South African Environmental Affairs Minister Edna Molewa urged the Nofingxana community, near Alice in the Eastern Cape, to exploit economic opportunities presented by the Double Drift wildlife economy, which received a heard of ten zebras and 20 hartebeest [an African antelope] on Wednesday.
“We follow on the programme where land restitution has happened, and we also go into new areas where communities own land, to ensure that the land is utilised in those rural areas for conservation that is sustainable. We also look at programmes of biodiversity economy, the bioprospecting, as well as animal life – looking at how we can benefit society,” Molewa said speaking to African News Agency (ANA) at a ceremony marking the launch of the community project.
“In the space of animal programmes, one can do hunting, hides and skins, jewellery and all the other things that can be beneficial to the community. From their own land, the communities can do hunting, sell game meat, from the skins [hides] they can do jewellery but there is a lot of training that needs to happen here. This is the beginning of the rollout of those programmes.”
Molewa said the land restitution programme being punted by the South African government needs to be supported by programmes which will ensure sustainable and beneficial land use to the claimants.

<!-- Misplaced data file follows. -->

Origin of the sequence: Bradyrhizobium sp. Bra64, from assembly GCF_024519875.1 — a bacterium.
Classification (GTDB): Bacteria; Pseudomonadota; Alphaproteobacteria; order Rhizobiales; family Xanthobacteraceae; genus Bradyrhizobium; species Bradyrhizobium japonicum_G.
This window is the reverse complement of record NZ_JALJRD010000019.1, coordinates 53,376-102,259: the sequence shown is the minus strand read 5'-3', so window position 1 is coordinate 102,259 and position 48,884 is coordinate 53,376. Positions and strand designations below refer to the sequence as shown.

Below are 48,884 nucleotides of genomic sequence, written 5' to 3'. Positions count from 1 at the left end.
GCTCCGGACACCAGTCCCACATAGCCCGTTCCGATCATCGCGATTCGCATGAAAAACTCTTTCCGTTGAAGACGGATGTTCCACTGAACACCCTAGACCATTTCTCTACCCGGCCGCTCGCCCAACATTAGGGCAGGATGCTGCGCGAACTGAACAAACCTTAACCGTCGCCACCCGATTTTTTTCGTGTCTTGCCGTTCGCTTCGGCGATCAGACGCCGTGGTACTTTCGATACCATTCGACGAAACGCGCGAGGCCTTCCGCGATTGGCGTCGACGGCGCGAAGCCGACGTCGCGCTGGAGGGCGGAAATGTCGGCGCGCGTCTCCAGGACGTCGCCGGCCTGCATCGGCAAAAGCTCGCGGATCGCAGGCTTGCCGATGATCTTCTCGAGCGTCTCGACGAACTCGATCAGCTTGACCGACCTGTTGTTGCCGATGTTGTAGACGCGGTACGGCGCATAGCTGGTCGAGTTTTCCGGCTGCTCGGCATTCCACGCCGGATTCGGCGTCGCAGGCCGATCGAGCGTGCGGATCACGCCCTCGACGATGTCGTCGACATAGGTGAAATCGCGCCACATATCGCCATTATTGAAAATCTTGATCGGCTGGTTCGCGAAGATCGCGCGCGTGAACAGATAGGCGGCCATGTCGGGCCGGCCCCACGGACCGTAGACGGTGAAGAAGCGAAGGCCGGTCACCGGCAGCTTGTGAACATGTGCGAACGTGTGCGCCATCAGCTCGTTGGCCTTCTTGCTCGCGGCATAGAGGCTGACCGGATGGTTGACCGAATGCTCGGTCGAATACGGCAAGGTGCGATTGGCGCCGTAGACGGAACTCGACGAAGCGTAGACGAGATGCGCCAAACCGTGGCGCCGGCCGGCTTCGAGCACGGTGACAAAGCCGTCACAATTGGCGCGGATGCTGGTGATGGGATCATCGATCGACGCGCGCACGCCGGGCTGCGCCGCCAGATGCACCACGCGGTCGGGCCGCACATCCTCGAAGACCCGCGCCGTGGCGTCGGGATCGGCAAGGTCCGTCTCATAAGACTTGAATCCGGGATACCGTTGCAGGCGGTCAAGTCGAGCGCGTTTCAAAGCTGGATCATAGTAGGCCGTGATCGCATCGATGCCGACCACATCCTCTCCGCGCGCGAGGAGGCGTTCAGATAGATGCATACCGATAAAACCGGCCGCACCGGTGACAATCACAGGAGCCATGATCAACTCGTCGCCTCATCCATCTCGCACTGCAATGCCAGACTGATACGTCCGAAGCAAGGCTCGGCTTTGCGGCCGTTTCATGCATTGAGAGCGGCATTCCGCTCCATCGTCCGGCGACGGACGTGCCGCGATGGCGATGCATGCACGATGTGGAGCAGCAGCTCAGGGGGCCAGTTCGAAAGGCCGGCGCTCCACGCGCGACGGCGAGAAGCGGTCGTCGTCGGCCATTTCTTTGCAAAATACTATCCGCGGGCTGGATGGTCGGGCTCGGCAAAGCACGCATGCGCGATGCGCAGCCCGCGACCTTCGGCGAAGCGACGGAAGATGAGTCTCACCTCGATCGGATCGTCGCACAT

“It should not be that after land is given to people, then they do not have use for it. We are coming from different angles, including agriculture. In some spaces, agriculture will be necessary because the people prefer to do either some cropping or some form of livestock programmes. The communities are hungry for land, and it is for that reason we said at conference [the 54th African National Congress national conference held at Nasrec, Johannesburg in 2017] the many pieces of land in the hands of the few should actually move now to benefit the majority who have no land,” said Molewa.
The launch of the community project on Wednesday coincided with the handing over of title deeds to the same community. The land was returned as part of South Africa’s land redistribution programme.
Regional land claims commissioner, Lebjane Maphuta, said trends indicate that land claimants differ in their preferred resolutions — some preferring the land back while others opt for financial settlements.
“What we find is that there are claimants who really want financial compensation, just as there is claimants who want to be given land. The law says we must give people what they want. If they want financial compensation, we give them the financial compensation. If they want land, we give them the land,” said Maphuta.
He, however, said government agencies have a huge responsibility to educate claimants on the pros and cons of choosing either the land, or the financial settlements.